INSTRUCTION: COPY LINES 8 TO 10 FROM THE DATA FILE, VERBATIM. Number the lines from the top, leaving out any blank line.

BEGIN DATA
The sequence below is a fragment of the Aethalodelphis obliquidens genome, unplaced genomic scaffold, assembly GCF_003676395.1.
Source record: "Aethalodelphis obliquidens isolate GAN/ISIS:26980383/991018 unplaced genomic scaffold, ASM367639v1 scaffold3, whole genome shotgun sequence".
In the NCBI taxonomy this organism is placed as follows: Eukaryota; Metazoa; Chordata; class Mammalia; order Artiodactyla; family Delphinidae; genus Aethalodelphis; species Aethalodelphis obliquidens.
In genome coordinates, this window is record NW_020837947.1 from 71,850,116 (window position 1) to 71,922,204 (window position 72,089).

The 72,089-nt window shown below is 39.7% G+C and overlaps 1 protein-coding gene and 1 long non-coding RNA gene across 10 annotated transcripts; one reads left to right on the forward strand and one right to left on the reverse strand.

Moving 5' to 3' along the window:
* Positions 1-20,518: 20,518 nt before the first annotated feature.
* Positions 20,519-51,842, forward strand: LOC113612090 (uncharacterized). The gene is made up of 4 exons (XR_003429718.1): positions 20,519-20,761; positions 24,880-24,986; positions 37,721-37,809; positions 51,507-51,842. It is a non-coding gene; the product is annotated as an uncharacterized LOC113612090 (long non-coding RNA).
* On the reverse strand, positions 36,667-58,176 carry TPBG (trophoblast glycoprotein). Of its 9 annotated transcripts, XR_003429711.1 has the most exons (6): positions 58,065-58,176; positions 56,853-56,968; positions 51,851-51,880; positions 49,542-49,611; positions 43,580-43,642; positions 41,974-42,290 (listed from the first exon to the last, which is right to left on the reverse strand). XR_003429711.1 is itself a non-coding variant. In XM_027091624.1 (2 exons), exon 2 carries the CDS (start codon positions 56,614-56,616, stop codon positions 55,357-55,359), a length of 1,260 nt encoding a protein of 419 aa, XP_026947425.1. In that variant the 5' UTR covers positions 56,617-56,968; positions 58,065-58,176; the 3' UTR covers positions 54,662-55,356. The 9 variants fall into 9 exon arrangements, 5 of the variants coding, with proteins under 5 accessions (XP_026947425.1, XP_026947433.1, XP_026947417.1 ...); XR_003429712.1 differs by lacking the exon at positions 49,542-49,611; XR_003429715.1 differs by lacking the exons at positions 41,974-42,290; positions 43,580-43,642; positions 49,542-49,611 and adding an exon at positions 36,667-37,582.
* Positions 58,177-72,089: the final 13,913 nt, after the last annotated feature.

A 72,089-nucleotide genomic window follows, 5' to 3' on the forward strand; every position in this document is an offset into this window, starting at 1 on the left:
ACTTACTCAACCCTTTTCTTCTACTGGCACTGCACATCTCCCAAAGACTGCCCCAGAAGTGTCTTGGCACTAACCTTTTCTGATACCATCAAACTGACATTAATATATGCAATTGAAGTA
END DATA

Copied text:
* Positions 20,519-51,842, forward strand: LOC113612090 (uncharacterized). The gene is made up of 4 exons (XR_003429718.1): positions 20,519-20,761; positions 24,880-24,986; positions 37,721-37,809; positions 51,507-51,842. It is a non-coding gene; the product is annotated as an uncharacterized LOC113612090 (long non-coding RNA).
* On the reverse strand, positions 36,667-58,176 carry TPBG (trophoblast glycoprotein). Of its 9 annotated transcripts, XR_003429711.1 has the most exons (6): positions 58,065-58,176; positions 56,853-56,968; positions 51,851-51,880; positions 49,542-49,611; positions 43,580-43,642; positions 41,974-42,290 (listed from the first exon to the last, which is right to left on the reverse strand). XR_003429711.1 is itself a non-coding variant. In XM_027091624.1 (2 exons), exon 2 carries the CDS (start codon positions 56,614-56,616, stop codon positions 55,357-55,359), a length of 1,260 nt encoding a protein of 419 aa, XP_026947425.1. In that variant the 5' UTR covers positions 56,617-56,968; positions 58,065-58,176; the 3' UTR covers positions 54,662-55,356. The 9 variants fall into 9 exon arrangements, 5 of the variants coding, with proteins under 5 accessions (XP_026947425.1, XP_026947433.1, XP_026947417.1 ...); XR_003429712.1 differs by lacking the exon at positions 49,542-49,611; XR_003429715.1 differs by lacking the exons at positions 41,974-42,290; positions 43,580-43,642; positions 49,542-49,611 and adding an exon at positions 36,667-37,582.
* Positions 58,177-72,089: the final 13,913 nt, after the last annotated feature.